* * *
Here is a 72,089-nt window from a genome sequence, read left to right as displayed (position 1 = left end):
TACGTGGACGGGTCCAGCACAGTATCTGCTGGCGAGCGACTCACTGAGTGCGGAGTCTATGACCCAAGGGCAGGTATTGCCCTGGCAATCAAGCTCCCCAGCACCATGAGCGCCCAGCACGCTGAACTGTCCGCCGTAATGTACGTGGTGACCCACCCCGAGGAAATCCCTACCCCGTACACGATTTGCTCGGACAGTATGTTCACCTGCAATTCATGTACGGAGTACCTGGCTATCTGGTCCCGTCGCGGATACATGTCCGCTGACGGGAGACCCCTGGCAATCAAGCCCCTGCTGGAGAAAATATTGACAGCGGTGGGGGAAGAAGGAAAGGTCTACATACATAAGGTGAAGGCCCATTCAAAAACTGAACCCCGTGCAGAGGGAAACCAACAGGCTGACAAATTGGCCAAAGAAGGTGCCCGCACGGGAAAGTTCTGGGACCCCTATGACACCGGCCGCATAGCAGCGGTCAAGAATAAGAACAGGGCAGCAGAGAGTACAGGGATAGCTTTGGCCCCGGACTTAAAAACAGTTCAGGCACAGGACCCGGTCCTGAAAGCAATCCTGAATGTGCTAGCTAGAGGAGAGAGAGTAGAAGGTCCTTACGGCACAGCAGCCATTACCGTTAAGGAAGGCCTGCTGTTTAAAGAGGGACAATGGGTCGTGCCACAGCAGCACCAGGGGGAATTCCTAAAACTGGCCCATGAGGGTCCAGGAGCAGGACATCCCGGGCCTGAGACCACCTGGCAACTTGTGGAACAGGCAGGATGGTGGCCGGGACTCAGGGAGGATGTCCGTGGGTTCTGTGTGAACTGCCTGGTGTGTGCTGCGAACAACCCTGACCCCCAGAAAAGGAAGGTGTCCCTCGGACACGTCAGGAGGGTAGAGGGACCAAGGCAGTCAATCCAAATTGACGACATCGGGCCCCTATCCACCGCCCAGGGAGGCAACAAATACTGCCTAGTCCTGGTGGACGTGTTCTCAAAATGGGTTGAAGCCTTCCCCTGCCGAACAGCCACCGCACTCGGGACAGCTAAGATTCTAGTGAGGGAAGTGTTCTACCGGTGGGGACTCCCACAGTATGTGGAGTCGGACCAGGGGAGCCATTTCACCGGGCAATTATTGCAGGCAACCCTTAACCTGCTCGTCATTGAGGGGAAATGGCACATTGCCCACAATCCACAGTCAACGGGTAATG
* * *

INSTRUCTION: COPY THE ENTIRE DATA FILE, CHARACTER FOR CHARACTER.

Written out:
Here is a 72,089-nt window from a genome sequence, read left to right as displayed (position 1 = left end):
TACGTGGACGGGTCCAGCACAGTATCTGCTGGCGAGCGACTCACTGAGTGCGGAGTCTATGACCCAAGGGCAGGTATTGCCCTGGCAATCAAGCTCCCCAGCACCATGAGCGCCCAGCACGCTGAACTGTCCGCCGTAATGTACGTGGTGACCCACCCCGAGGAAATCCCTACCCCGTACACGATTTGCTCGGACAGTATGTTCACCTGCAATTCATGTACGGAGTACCTGGCTATCTGGTCCCGTCGCGGATACATGTCCGCTGACGGGAGACCCCTGGCAATCAAGCCCCTGCTGGAGAAAATATTGACAGCGGTGGGGGAAGAAGGAAAGGTCTACATACATAAGGTGAAGGCCCATTCAAAAACTGAACCCCGTGCAGAGGGAAACCAACAGGCTGACAAATTGGCCAAAGAAGGTGCCCGCACGGGAAAGTTCTGGGACCCCTATGACACCGGCCGCATAGCAGCGGTCAAGAATAAGAACAGGGCAGCAGAGAGTACAGGGATAGCTTTGGCCCCGGACTTAAAAACAGTTCAGGCACAGGACCCGGTCCTGAAAGCAATCCTGAATGTGCTAGCTAGAGGAGAGAGAGTAGAAGGTCCTTACGGCACAGCAGCCATTACCGTTAAGGAAGGCCTGCTGTTTAAAGAGGGACAATGGGTCGTGCCACAGCAGCACCAGGGGGAATTCCTAAAACTGGCCCATGAGGGTCCAGGAGCAGGACATCCCGGGCCTGAGACCACCTGGCAACTTGTGGAACAGGCAGGATGGTGGCCGGGACTCAGGGAGGATGTCCGTGGGTTCTGTGTGAACTGCCTGGTGTGTGCTGCGAACAACCCTGACCCCCAGAAAAGGAAGGTGTCCCTCGGACACGTCAGGAGGGTAGAGGGACCAAGGCAGTCAATCCAAATTGACGACATCGGGCCCCTATCCACCGCCCAGGGAGGCAACAAATACTGCCTAGTCCTGGTGGACGTGTTCTCAAAATGGGTTGAAGCCTTCCCCTGCCGAACAGCCACCGCACTCGGGACAGCTAAGATTCTAGTGAGGGAAGTGTTCTACCGGTGGGGACTCCCACAGTATGTGGAGTCGGACCAGGGGAGCCATTTCACCGGGCAATTATTGCAGGCAACCCTTAACCTGCTCGTCATTGAGGGGAAATGGCACATTGCCCACAATCCACAGTCAACGGGTAATG